Sunday, November 25, 2001
Offered by John H. Boyle, Parish Associate
Giver of life and Lord over death, in this time of uncertainty and anxiety, when we are more mindful of death and destruction and of the fragility of life, we go about our business with a more measured awareness that we dare not take your gift of life for granted, we dare not take one another for granted, we dare not take safety and security for granted, we dare not take you for granted.
If out of ignorance or indifference we are guilty of presumptuousness, thinking that because of who we are we are exempt not only from the consequences of our actions, but even from the contingencies of life, remind us of who we really are as your children and as your disciples, disciples of the one who set aside the perks of his kingly position and placed himself in harm’s way for the sake of us all. If we take anything for granted, O God, in the sense that we can count on it always, let it be your wondrous love for your creation and for every last person in it.
Quiet our fears and anxieties, dear God, and focus our attention on the tasks at hand, that by our faithful witness we might be a steadying influence upon those for whom the terrors of the moment stir up memories of the horrors in their past.
In this season of thanksgiving and in this time of terrible trouble, there are many things for which we are not grateful, O God. We are not grateful for women and men and children blown to bits by bombs and bullets, crushed in collapsed buildings, and incinerated in fiery aircraft. We are not grateful for that, God. We are not grateful for people dying from starvation or that the only home for others is a street, an alley, or a doorway. We are not grateful for that, God. We are not grateful for the collusion of corrupt leaders in power who exploit the weakness of others and care nothing for the welfare of those they exploit. We are not grateful for that, God. We are not grateful for deadly diseases that have no cure or for maladies and accidents that leave people maimed and crippled. We are not grateful for that, God. There are many things for which we are not grateful, O Lord, and we would be less than honest with you and with ourselves if we did not say so.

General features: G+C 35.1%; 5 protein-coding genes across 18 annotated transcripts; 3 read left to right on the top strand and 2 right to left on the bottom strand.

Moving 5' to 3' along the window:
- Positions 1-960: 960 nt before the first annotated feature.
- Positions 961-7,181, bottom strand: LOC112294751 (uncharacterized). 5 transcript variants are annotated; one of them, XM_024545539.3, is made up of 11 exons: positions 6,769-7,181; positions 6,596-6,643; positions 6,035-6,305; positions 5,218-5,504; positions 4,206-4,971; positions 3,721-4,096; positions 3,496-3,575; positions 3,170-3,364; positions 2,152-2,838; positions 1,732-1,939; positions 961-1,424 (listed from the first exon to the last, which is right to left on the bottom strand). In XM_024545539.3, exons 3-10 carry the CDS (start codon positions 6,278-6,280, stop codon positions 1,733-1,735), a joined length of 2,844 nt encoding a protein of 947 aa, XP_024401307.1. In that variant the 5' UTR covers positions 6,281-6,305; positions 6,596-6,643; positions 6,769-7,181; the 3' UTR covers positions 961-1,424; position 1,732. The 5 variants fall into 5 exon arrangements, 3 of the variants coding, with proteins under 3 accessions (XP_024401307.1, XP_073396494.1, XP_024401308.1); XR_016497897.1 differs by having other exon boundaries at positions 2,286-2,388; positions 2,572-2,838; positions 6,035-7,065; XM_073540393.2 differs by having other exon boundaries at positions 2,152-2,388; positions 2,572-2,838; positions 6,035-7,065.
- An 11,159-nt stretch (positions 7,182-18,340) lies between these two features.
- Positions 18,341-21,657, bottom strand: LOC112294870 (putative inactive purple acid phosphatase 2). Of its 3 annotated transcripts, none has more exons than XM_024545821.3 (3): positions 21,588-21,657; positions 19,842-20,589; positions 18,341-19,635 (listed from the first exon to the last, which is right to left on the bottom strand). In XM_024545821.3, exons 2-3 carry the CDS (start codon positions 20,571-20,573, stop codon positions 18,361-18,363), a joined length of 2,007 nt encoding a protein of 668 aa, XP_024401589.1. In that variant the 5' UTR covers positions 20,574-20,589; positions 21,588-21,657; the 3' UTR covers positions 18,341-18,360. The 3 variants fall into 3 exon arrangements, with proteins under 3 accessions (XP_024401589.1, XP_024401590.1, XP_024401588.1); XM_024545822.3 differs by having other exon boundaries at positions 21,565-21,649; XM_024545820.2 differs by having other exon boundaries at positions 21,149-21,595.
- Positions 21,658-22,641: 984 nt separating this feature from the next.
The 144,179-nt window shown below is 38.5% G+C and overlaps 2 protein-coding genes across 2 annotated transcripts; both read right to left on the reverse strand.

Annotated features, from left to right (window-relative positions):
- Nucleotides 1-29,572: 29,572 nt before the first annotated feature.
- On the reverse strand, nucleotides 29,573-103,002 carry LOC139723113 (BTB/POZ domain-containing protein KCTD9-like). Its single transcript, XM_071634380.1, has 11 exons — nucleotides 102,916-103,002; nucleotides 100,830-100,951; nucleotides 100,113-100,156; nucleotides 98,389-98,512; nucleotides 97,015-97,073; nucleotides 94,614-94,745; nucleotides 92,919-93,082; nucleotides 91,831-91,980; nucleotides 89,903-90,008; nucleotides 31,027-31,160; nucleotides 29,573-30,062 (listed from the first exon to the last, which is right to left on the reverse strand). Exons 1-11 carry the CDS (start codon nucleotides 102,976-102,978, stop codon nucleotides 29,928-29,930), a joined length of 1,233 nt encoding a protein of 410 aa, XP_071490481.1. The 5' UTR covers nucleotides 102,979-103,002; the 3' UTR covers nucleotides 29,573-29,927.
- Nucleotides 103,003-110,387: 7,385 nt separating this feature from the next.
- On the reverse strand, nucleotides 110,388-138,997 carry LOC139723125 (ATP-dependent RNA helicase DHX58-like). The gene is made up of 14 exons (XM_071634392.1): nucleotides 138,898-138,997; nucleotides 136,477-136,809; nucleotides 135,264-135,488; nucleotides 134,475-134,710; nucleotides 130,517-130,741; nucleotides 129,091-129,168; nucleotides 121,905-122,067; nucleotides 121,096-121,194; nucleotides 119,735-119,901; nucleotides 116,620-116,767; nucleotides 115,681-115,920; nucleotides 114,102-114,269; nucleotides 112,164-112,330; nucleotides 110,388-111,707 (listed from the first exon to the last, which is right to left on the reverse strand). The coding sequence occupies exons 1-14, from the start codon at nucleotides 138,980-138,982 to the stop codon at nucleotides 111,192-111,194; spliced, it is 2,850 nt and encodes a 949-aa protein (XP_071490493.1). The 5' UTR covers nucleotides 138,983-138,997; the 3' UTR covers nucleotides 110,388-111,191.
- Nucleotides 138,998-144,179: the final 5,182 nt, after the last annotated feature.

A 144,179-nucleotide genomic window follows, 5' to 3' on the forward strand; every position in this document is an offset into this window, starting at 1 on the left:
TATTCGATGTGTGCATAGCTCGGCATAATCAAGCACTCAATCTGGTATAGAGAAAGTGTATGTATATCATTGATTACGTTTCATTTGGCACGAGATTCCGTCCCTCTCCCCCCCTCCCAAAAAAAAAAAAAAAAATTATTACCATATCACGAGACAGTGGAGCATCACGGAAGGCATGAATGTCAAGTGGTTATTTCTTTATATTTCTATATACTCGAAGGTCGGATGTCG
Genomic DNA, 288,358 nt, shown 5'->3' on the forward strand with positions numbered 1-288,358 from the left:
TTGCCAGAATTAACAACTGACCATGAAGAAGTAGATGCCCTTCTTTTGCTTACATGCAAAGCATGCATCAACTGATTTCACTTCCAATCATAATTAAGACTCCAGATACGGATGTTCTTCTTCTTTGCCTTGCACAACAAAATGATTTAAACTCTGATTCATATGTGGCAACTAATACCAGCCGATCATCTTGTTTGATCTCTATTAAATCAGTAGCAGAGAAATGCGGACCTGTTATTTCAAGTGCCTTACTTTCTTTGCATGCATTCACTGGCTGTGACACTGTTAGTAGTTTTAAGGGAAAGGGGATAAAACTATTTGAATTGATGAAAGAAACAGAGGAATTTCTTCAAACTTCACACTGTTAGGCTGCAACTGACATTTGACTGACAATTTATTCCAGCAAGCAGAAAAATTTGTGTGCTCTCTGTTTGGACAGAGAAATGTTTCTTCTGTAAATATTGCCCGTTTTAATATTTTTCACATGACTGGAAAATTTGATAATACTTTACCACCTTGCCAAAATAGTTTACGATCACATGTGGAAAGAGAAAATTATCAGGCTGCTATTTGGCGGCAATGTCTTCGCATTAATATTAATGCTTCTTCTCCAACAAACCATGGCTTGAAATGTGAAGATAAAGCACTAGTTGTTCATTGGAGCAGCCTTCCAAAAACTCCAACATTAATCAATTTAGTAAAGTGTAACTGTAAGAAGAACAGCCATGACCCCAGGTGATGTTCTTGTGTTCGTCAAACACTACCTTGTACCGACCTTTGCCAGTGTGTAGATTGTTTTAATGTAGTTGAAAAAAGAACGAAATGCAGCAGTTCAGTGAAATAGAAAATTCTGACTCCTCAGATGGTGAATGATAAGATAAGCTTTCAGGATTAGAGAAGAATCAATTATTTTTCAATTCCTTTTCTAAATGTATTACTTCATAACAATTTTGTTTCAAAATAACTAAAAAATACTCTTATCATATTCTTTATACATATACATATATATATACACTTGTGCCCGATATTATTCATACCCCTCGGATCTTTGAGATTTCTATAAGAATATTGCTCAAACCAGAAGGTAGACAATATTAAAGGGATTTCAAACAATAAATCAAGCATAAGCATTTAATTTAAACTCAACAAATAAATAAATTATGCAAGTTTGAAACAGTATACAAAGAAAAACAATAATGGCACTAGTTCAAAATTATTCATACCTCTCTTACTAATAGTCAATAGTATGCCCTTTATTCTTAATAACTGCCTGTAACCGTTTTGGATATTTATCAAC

Yet do we give thanks for many things: for intimations of your love and care and for glimpses of your grace in the simple kindness of those who smooth the jars and irritations of our distracted lives; for those who in the midst of the world’s discontents are glad to be alive and help make us glad; and for those whose faith and hope are unbroken by the world’s woe.
Your love calls us to love, gracious God, but the love you call us to goes against our grain. For you call us to love not just our friends but our enemies, the people who don’t like us and the terrorist who kills us. You call us to love Osama bin Ladin and the people of the Taliban. And your call offends us, God, for we would rather loathe them than love them; we would rather pulverize them than pray for them. Yet, as best we know how, we do pray for them by committing them into your care. For they too are your children, however awful we think them to be and no matter how outraged we are at their deeds.
For we remember how you took Moses, a murderer, and transformed him into a mentor to an unruly people; how you took Peter, a liar, and transformed him into a leader in your service; and how you took Saul, a terrorist, and transformed him into Paul, a teacher of your truth and grace.
Continue your transforming work in each of us, dear God. Save us from attitudes and acts of terrorism in our own dealings with others, lest we think we are immune to the power of evil in our lives.
And when the shroud of sorrow falls upon us and the veil of hopelessness obscures our vision of a better future, bring to us the consolation of your Spirit and the comfort of your Presence to remind us that we cannot drift beyond your care, and that yours is a love that will never let us go.
We pray in the name of the King of Love, even Jesus our Lord, and with the words he taught his disciples to pray, saying Our Father . . .
Prayer © Fourth Presbyterian Church